BRONZEVILLE — Charlie Brown loved people as much as he loved basketball, his loved ones said.
The Canton, Mississippi, native and creator of the Windy City Basketball League died Friday after being injured in a fall. He was 86. He is survived by his daughter, Rosalind; granddaughters Grace and Ryann; and grandsons Rawlin and Justin.
Brown was part of Chicago’s basketball community through every step of his life, playing from the time he was in school and even creating the Windy City Basketball League to give older men a spot to hoop.
Brown was a standout at DuSable High School, where he was part of the first all-Black basketball team to make it to the state finals in 1954. He was NBA material, but quotas kept him out, former teammates said.
Brown pivoted, playing in the Amateur Athletic Union for several years after graduating from Seattle University. He retired to take a job as an executive for Jewel-Osco.
But Brown found a way to stay close to basketball, his first love: He became a high school referee and created the Windy City Basketball League league for men older than 50 who never gave up on their hoop dreams.
When the basketball legend was honored for his decades of dedication to the game in March 2020 at the Washington Park Fieldhouse, he said basketball’s “equalizing force” was one of the reasons he loved it so much.
“Basketball has given me family and a holistic approach to the entire world,” Brown said. “This is a microcosm of what we could do worldwide. There might be some guys who don’t get along. But we have those guys in the striped shirts, and rules, and they apply to everyone.”
Brown’s love for the game and impeccable sportsmanship is what his friends and former teammates will miss most, they said. He took the fouls life brought in stride, preferring to focus on the good, they said.
“He had no ego. Life was grand for him. Charlie was a thoughtful, easygoing guy,” said Bill Frey, who met Brown when he joined what would eventually become the Windy City Basketball League in 1990.
Frey, who played in the 2022 National Senior Games at age 82, said his skills “aren’t that great” — but talking to Brown, you wouldn’t know it.
“He always thought I was great player. He’d tell me I was underestimating myself, that I was really good, but he hadn’t seen me play in six or seven years. But he always said I was good,” Frey said.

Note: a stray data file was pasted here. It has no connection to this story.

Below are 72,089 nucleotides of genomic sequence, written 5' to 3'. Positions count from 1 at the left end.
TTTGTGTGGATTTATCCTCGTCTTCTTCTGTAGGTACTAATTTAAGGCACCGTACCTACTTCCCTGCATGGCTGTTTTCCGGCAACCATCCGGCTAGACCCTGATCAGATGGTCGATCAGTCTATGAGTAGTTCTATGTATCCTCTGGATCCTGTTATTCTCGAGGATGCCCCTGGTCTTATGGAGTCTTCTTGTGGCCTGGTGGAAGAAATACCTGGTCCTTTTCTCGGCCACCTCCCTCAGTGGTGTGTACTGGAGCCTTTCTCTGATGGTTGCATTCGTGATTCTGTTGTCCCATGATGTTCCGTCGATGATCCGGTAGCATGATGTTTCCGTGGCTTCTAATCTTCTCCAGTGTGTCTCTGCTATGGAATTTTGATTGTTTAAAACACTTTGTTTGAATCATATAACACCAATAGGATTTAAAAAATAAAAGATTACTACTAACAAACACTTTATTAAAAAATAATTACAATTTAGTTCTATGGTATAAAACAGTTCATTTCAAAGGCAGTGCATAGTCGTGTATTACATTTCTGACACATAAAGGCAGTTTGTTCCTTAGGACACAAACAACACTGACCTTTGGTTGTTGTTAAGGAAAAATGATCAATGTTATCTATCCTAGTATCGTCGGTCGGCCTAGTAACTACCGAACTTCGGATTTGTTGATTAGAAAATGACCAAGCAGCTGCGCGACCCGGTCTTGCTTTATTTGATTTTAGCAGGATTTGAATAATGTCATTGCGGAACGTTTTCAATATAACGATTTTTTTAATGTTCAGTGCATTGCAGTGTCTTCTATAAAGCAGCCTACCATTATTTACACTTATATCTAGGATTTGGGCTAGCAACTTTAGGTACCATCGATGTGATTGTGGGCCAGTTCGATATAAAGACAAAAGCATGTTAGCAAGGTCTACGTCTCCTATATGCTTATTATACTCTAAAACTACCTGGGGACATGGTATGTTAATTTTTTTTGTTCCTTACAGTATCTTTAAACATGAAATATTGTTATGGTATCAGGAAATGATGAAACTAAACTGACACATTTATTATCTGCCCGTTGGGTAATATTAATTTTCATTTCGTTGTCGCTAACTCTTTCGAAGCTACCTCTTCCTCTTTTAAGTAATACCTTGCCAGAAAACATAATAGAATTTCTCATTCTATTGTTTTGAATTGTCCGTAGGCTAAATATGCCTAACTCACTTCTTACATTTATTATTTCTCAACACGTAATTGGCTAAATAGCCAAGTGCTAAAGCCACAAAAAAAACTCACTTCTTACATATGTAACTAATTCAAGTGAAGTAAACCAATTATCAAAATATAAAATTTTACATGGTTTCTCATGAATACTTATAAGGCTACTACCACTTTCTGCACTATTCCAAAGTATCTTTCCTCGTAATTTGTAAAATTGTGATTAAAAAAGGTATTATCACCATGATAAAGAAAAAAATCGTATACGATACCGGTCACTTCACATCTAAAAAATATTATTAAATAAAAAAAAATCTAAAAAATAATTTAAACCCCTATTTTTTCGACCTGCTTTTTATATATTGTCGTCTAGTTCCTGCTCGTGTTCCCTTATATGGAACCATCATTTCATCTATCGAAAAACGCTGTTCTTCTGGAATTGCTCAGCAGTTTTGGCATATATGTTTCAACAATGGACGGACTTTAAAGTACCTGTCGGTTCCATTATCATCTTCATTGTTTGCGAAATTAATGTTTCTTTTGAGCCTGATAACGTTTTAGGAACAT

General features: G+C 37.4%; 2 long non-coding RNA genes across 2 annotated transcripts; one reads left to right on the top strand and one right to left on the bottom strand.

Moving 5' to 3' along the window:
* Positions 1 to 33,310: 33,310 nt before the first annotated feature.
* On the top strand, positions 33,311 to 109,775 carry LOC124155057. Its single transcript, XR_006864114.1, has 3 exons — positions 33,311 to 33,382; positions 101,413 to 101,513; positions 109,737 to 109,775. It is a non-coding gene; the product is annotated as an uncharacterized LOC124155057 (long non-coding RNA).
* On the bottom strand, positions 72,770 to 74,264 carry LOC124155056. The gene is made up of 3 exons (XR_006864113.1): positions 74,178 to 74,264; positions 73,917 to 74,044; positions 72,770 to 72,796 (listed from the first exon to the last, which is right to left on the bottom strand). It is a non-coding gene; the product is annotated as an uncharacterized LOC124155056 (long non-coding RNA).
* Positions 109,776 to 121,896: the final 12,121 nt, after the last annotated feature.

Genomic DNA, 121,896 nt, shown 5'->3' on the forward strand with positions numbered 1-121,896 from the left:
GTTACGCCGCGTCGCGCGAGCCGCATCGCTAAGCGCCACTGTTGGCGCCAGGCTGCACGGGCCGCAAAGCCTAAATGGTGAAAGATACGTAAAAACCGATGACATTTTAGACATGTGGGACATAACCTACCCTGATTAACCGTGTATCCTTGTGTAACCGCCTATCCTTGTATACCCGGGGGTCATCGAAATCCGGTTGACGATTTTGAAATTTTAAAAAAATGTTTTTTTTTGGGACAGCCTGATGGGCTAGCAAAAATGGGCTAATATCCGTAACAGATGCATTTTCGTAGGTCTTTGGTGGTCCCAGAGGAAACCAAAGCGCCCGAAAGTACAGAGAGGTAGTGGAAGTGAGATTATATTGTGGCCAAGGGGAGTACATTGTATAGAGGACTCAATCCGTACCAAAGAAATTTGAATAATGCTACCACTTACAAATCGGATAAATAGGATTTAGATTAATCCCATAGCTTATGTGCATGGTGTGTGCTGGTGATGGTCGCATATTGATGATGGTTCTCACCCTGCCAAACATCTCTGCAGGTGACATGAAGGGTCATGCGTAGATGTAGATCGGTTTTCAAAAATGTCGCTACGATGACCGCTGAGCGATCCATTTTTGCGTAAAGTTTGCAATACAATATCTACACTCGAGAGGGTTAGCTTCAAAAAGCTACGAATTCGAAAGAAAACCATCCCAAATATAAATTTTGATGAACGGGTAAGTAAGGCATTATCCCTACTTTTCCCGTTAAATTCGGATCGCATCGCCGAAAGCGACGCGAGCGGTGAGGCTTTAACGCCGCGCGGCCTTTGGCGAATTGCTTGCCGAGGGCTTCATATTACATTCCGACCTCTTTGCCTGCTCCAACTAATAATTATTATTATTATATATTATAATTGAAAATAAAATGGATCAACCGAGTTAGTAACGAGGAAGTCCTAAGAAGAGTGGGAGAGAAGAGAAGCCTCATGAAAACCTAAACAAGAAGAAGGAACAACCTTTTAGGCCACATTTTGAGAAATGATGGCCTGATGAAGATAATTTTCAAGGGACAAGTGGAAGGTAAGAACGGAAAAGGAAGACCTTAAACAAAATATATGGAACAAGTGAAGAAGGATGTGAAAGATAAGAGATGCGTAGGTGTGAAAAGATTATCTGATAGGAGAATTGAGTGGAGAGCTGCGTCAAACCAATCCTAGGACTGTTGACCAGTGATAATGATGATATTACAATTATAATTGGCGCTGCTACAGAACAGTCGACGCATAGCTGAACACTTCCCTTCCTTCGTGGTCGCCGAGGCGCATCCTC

Another teammate, Tom Ward, was in awe upon meeting Brown more than 20 years ago, he said. They eventually became best friends.
Brown was a basketball legend who had a gift for connecting people “from all walks of life,” Ward said. Through his league for older men, judges played alongside janitors, stockbrokers and teachers, forming friendships to last a lifetime.
Ward, who turned 80 Monday, will miss the man who gave him a reason to keep going.
“I invited him to my daughter’s wedding at the Palmer House, and he had such a great time. Some of my son-in-law’s relatives are basketball players, so they really liked him. I was so happy he could come,” Ward said.
Pat Craddock said he will remember Brown as a teammate who played five consecutive games during on the second day of a two-day tournament, their team eventually winning after playing all day.
“We were so tired we couldn’t even walk over to where they had the trophies. It was exhausting. I never thought I’d get that tired,” said Craddock, who got to know Brown during trips to games across the United States.
Craddock, an 87-year-old retiree, spoke with Brown regularly, the two updating each other on their lives and sharing stories about their grandchildren, he said. Though years had passed since the two had been on the court together, the brotherhood was still strong.
Visitation for Brown is noon-7 p.m. Thursday and 10 a.m. Friday at Travis Funeral Home, 14338 S. Indiana Ave. in Riverdale. Funeral services are 11 a.m. Friday at Shekinah Chapel, 13800 S. Wabash ave. in Riverdale.
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